Mineral and Power Resources (NCERT Class 8 Geography Chapter 3 Notes)

Iron Ore
Iron Ore/Image Source: Wikimedia
Minerals can be defined as a naturally occurring substances with a definite chemical composition. The common salt and pencil graphite are some examples of minerals. They are not evenly distributed all over the earth. They are identified on the basis of their physical properties like colour, density, hardness, lustre, tenacity and magnetism and chemical properties such as solubility and reactivity.

Types of Minerals
  1. Minerals are classified into two broad categories 1. metallic and 2. non-metallic.
  2. Metallic minerals contain metals in raw form. Metals are the good conductor of heat and electricity. They are lustrous in their outlook. Metals are further divided into 1. Ferrous and 2. Non-ferrous metals.
  3. Ferrous metals have magnetic properties and prone to oxidation. Example: iron and manganese.
  4. Non-ferrous metals are non-magnetic and less prone to rust. Example: gold, silver, copper and lead.
  5. Nonmetallic minerals do not contain metals. Limestone, gypsum, mica, coal and petroleum are examples of non-metallic minerals.

Ore
Ores are mineral rocks which have a sufficient amount of metal and mineral content that can be extracted with profit. About 100 out of 3800 known mineral rocks are classified as ores.

Extraction of Minerals
  1. Minerals are extracted by the mean of 1. mining, 2. drilling and 3. quarrying.
  2. The process of mineral extraction from rocks buried under the earth surface is known as mining. When minerals are extracted by removing earth surface, it is known as open-cast mining. However, when deep bores (shafts) are made to mine minerals, it is known by the name of shaft mining.
  3. In drilling, deep wells are bored in earth surface to extract minerals. Petroleum and natural gas are extracted through this process.
  4. When minerals can be simply dug out from earth, the process is known as quarrying.
Distribution of Minerals
The metallic ores are usually found in igneous and metamorphic rocks. Iron ores in Sweden, Copper and Nickel ores in Canada, and gold, chromite and platinum ores of South Africa are examples of this phenomenon. Non-metallic minerals such as limestone, phosphate and petroleum are found in sedimentary strata.

Asia
  1. Asia has large deposits of tin, iron, manganese, bauxite, nickel, zinc and copper. Asia is the leading producer of tin.
  2. China and India have large deposits of iron-ore.
  3. China, Malaysia and Indonesia lead the production of tin.
  4. China leads the production of lead, antimony and tungsten.

Europe
  1. Europe is the largest producer of iron. Russia, Ukraine, Sweden and France are leading European iron ore producers.
  2. Eastern Europe is also known for copper, lead, zinc, manganese and nickel production.

North America
  1. There are three major mineral zones in North America, namely, the Canadian Shield, the Appalachian region and Western Cordilleras.
  2. The Canadian Shield is known for iron ore, nickel, gold, uranium and copper.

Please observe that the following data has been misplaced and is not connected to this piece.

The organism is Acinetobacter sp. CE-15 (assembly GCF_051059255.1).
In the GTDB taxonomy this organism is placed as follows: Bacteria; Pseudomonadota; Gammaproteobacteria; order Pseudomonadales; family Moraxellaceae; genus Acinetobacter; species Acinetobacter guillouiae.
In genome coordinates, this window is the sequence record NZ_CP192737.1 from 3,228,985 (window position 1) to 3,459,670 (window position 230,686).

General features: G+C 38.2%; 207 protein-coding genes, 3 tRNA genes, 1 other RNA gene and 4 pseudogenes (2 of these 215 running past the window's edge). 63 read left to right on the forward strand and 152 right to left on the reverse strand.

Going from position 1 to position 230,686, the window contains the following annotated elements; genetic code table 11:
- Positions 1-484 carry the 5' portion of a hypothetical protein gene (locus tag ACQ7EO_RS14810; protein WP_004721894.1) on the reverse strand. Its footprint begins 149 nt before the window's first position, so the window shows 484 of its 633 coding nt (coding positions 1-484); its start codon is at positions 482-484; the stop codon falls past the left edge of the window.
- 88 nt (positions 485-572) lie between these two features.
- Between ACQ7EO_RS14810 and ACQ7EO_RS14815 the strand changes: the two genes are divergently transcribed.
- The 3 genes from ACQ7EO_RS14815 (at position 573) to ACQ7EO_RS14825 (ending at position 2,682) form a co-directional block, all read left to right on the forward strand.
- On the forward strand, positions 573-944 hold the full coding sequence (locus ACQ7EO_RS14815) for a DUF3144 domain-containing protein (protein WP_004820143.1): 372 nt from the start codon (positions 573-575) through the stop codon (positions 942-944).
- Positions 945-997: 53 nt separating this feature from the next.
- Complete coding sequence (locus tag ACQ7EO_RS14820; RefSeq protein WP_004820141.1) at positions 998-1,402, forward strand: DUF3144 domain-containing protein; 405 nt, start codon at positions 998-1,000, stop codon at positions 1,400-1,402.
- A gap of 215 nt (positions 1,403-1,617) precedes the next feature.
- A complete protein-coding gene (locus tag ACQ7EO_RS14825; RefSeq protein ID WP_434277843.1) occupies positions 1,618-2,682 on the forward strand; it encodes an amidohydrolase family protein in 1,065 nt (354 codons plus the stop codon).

3. The Appalachians region is known for its coal deposit.
  4. The Western Cordilleras is known for copper, lead, zinc, gold and silver.

South America
  1. South America is known for its large deposits of iron ore, tin, gold, silver, zinc, chromium, manganese, bauxite, mica, platinum, asbestos and  diamond.
  2. Brazil is the leading producer of high grade iron ore in the world.
  3. Chile and Peru are known for their tin production.
  4. Venezuela, Argentina, Chile, Peru and Columbia are known for their oil production.

Africa
  1. Africa is the world's largest producer of diamonds, gold and platinum.
  2. Africa also has large deposits of copper, iron ore, chromium, uranium, cobalt and bauxite.
  3. South Africa, Zimbabwe and Zaire are the leading gold producing nations of the world.
  4. Nigeria, Libya and Angola are known for their oil production.

Australia
  1. Australia is the world's largest producer of bauxite.
  2. It also leads in the production of gold, diamond, iron ore, tin and nickel.
  3. It also has abundant sources of copper, lead, zinc and manganese.

Antarctica
  1. It is speculated coal, iron ore, gold and silver can be extracted from Antarctica.

Mineral Distribution in India
India is the leading producer of iron, bauxite, mica, copper, manganese, limestone, copper and salt. India is the world largest producer and exporter of mica.

MineralState
IronJharkhand, Odisha, Chhattisgarh, Madhya Pradesh, Goa, Maharashtra and Karnataka
BauxiteJharkhand, Odisha, Chhattisgarh, Madhya Pradesh, Gujarat, Maharashtra and Tamil Nadu
MicaJharkhand, Bihar, Andhra Pradesh and Rajasthan
CopperRajasthan, Madhya Pradesh, Jharkhand, Karnataka and Andhra Pradesh
ManganeseMaharashtra, Madhya Pradesh, Chhattisgarh, Odisha, Karnataka and Andhra Pradesh
LimestoneBihar, Jharkhand, Odisha, Madhya Pradesh, Chhattisgarh, Rajasthan, Gujarat and Tamil Nadu
GoldKarnataka, Andhra Pradesh

Uses
Minerals are used in various industries. For example, gold and silver in jewellery and healthcare industry, copper in construction industry, silicon in electronic chip industry and aluminum in the automobile industry.

Conservation of Minerals
Minerals are classified as a non-renewable resource. Hence, it becomes necessary to reduce wastage. The recycling of metals is a way to conserve metals.